Kim: When I was 13, The Real World had just come out. I told my best friend that's what I wanted to do, and she said let's make a tape and audition for it. She said you can do it, but I'll be your manager and we'll make a tape for you. Full circle moment because she's a manager and my show is produced by The Real World people. Our family life... never a dull moment. Everyone who came into our life said they couldn't believe we weren't on tv. I did have a clothing store, Dash (I still have it). If The Real World didn't pan out, fashion was what I really wanted to get into. I worked at the clothing store.

Elisa: My sister is here, and I often thought our family was hilarious, smart, and funny. Last month, you were on the cover of Forbes. You said you never dreamed this would happen, and dad would be proud.

Kim: Watching him was the best learning tool I ever got. Just seeing how he would get up, mom made breakfast, he drove us to school, mom made dinner. He was so determined and driven, talking about new ideas and companies he wanted to start. Seeing the follow through, seeing him be so motivated, that was the best example. Made me realize that. My daughter always wants to watch YouTubers, toy tutorials, etc. I take the computer back and teach her that I need my work time. Then I went to work for my dad after the clothing store. I always worked in dad's office when I was in college. He provided the music you heard in movie theaters. He was tough on me. I had to be at work at 8:30. Nothing was lenient. He taught me to be punctual and responsible.

Elisa: You work with your mom, sisters, you are very family-driven. Any mentors outside your family that are inspiring women, particularly?

Kim: In business, I love my peers like Jessica Alba. I love her dedication, she's always been someone I looked up to business-wise. She is really smart. I like to surround myself with people I can always call for advice. My best friend in management has started her own business and brand. Another friend of mine was in publicity, so I pick her brain on perception of things. I think the tribe is important.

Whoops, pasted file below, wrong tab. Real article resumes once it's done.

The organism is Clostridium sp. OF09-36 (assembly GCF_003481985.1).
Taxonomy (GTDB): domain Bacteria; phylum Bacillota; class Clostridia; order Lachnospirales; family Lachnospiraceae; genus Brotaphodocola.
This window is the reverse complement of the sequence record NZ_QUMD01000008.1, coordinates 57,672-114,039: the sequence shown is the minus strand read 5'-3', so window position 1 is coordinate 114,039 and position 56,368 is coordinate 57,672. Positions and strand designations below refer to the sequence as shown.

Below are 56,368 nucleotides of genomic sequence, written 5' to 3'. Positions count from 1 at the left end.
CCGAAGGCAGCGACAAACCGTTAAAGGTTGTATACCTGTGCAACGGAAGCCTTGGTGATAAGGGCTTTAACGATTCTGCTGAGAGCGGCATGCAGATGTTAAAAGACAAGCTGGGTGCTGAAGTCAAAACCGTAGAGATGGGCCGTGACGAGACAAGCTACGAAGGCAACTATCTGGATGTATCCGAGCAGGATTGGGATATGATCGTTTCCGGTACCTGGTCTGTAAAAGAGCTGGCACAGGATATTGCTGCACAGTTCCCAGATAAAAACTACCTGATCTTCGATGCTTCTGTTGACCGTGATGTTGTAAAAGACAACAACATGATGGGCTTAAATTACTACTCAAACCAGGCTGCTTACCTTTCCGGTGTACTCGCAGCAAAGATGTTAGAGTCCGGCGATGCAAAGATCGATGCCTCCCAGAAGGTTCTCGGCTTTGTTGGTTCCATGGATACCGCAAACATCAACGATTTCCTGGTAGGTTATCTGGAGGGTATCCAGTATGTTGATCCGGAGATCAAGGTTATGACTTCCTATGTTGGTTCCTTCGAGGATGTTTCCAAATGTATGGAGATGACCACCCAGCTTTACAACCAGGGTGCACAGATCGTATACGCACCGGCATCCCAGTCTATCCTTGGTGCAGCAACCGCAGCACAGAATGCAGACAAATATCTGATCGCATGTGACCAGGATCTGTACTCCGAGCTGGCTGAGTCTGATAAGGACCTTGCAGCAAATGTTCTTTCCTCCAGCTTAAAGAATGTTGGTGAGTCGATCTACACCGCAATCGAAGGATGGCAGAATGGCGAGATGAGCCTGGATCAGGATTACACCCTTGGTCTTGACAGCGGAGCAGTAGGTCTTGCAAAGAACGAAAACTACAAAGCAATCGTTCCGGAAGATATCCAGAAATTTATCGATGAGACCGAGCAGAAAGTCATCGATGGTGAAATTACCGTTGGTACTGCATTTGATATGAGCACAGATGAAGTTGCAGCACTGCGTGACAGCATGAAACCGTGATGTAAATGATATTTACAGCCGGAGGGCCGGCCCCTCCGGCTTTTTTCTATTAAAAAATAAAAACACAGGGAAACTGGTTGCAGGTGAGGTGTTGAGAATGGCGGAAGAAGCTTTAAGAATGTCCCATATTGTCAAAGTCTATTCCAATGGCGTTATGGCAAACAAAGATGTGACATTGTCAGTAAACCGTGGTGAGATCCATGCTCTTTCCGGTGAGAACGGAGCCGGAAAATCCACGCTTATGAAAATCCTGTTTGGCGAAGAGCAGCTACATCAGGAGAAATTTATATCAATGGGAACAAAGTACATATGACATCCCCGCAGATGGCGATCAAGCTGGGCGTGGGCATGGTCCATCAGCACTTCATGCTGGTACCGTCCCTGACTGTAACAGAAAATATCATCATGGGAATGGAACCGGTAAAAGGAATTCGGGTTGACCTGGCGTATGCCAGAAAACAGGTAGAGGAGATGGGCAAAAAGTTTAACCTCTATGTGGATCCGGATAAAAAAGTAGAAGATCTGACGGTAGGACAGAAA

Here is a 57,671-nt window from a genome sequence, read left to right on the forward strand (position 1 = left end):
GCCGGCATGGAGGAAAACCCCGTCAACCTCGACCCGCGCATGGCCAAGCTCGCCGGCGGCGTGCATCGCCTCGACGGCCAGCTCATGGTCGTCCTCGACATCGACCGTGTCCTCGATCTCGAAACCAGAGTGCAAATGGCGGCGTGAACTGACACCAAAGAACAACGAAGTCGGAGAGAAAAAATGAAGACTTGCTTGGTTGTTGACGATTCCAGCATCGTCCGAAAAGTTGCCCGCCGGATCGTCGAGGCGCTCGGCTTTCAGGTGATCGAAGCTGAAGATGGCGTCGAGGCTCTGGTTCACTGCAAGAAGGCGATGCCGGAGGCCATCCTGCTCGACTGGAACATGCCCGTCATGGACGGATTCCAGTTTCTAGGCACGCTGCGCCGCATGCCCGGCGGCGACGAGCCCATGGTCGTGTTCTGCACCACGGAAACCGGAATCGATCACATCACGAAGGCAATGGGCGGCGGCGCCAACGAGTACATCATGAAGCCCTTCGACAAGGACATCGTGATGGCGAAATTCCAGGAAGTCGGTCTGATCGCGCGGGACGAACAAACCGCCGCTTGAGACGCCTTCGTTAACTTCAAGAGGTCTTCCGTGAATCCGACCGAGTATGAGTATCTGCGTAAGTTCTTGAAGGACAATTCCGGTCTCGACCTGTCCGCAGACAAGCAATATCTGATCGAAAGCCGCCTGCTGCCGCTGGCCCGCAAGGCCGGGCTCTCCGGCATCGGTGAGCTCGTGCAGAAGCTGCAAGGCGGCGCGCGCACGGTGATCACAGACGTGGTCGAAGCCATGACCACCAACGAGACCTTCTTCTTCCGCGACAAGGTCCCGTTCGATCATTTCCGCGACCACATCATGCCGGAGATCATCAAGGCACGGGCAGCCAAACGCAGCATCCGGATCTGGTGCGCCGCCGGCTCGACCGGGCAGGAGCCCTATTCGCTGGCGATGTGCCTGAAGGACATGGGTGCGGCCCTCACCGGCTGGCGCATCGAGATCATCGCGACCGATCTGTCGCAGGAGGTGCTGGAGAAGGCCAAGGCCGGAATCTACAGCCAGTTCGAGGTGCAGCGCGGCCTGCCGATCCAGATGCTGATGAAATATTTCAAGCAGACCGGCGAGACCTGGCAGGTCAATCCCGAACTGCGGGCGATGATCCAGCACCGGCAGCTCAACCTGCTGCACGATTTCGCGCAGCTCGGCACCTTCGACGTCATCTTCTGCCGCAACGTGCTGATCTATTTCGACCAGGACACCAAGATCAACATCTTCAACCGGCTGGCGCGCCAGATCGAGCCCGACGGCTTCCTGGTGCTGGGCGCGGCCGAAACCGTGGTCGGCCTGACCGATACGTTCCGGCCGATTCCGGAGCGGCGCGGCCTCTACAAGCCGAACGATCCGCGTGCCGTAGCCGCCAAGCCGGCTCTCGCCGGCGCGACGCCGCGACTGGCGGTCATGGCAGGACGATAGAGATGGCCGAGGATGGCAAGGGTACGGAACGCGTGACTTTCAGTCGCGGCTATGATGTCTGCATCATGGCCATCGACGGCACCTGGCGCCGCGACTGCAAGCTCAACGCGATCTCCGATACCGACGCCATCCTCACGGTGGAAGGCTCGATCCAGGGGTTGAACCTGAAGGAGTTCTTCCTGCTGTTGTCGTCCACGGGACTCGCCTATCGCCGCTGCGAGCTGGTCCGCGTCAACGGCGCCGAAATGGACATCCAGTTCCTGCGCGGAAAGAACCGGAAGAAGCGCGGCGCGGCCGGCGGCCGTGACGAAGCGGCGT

Elisa: We've seen lots of celebrities go into fashion, lifestyle, not as common to go into tech/emojis, etc. What started you on that path?

Kim: One of my childhood friends is friends with everyone in San Francisco. We'd have BBQ, hang out with them and get fun new ideas. When everyone is talking, it's inspiring. Then I was approached by someone about doing a video game. It was right after I had my daughter & I was reevaluating my life. I felt my brand was all over the place, and I really wanted to take it back a bit and figure out what I wanted to do. When there was a game idea – previous game called Stardom, but they wanted to do the Kim version? At first I wasn't sure. Asked husband, he said it was cool. I started with a small team -- now a large team -- and I am so militant. I want everything as lifelike as possible. It's called Kim Kardashian: Hollywood. If there's an event I'm going to, I send the reference in. We may recreate the game with this.

Elisa: I checked out some of your emojis. Some were hilarious, some outrageous, racy, some not flattering. Your current avatar on Twitter is funny. What's your favorite?

Kim: The super iconic one is my cry face on Twitter. I have the ugliest cry face ever. You just have to have a sense of humor. I have some pretty unflattering ones coming up soon, including family members.

Elisa: Do you think that people underestimate you and how much your work on this stuff? Do you think they underestimate your intelligence?